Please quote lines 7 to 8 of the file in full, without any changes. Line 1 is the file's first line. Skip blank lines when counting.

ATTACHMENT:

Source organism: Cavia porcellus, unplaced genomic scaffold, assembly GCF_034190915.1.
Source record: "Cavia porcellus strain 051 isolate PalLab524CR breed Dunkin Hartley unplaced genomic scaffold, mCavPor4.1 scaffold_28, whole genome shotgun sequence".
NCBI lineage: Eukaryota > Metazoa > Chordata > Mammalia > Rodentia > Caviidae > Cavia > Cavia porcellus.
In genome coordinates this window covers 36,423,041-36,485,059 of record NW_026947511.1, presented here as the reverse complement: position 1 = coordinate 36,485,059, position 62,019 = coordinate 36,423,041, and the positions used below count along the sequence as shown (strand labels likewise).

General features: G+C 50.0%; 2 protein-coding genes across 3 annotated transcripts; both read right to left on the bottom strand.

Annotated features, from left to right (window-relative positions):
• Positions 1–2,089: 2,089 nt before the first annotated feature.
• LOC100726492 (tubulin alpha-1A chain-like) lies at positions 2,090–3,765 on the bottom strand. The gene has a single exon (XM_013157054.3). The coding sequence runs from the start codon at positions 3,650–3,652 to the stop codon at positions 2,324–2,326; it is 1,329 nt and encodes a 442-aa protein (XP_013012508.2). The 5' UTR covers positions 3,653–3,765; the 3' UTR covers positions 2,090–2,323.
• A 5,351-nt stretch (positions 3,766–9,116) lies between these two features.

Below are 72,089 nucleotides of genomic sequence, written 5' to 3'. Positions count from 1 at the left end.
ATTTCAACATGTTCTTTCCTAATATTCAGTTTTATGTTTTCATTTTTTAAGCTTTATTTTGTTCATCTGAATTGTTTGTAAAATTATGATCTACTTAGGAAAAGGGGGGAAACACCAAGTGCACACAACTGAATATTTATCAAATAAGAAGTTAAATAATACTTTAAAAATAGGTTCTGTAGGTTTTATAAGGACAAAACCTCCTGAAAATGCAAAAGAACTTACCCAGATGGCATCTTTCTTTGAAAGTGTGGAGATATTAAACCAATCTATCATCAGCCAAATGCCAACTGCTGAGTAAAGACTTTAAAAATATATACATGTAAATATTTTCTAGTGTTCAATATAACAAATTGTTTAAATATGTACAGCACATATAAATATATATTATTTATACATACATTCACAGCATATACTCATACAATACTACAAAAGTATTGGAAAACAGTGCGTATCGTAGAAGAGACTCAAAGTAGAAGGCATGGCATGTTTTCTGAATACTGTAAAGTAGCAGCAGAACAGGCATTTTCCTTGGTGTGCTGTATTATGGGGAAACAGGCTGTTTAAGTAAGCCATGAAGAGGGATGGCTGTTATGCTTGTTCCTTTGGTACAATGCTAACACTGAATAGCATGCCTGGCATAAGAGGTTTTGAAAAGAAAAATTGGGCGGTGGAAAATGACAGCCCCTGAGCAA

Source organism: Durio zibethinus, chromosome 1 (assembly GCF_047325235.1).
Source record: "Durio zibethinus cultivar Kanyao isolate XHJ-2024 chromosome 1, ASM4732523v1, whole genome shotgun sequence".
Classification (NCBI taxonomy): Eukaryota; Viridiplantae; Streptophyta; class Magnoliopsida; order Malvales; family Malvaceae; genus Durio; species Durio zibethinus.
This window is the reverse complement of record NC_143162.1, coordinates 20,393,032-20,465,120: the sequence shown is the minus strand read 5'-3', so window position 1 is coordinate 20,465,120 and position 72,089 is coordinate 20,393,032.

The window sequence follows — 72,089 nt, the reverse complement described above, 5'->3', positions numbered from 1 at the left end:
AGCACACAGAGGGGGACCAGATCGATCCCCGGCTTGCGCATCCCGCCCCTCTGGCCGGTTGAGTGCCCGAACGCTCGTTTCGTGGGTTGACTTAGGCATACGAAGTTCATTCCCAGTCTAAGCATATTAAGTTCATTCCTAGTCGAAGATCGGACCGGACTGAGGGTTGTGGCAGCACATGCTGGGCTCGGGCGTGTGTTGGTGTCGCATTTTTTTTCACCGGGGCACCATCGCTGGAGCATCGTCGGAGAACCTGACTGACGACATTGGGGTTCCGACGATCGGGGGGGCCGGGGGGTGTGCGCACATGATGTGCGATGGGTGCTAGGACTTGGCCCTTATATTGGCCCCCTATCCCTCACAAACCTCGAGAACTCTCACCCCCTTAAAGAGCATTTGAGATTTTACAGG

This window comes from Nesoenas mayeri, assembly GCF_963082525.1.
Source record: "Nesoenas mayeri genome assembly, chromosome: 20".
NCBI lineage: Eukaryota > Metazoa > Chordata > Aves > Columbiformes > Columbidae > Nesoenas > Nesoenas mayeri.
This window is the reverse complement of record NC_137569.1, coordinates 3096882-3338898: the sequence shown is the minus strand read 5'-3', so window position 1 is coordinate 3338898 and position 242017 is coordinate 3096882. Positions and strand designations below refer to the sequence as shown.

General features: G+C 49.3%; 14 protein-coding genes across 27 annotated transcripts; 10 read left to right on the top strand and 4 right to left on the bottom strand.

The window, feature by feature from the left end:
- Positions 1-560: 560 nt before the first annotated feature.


• Positions 1–2,089: 2,089 nt before the first annotated feature.
• LOC100726492 (tubulin alpha-1A chain-like) lies at positions 2,090–3,765 on the bottom strand. The gene has a single exon (XM_013157054.3). The coding sequence runs from the start codon at positions 3,650–3,652 to the stop codon at positions 2,324–2,326; it is 1,329 nt and encodes a 442-aa protein (XP_013012508.2). The 5' UTR covers positions 3,653–3,765; the 3' UTR covers positions 2,090–2,323.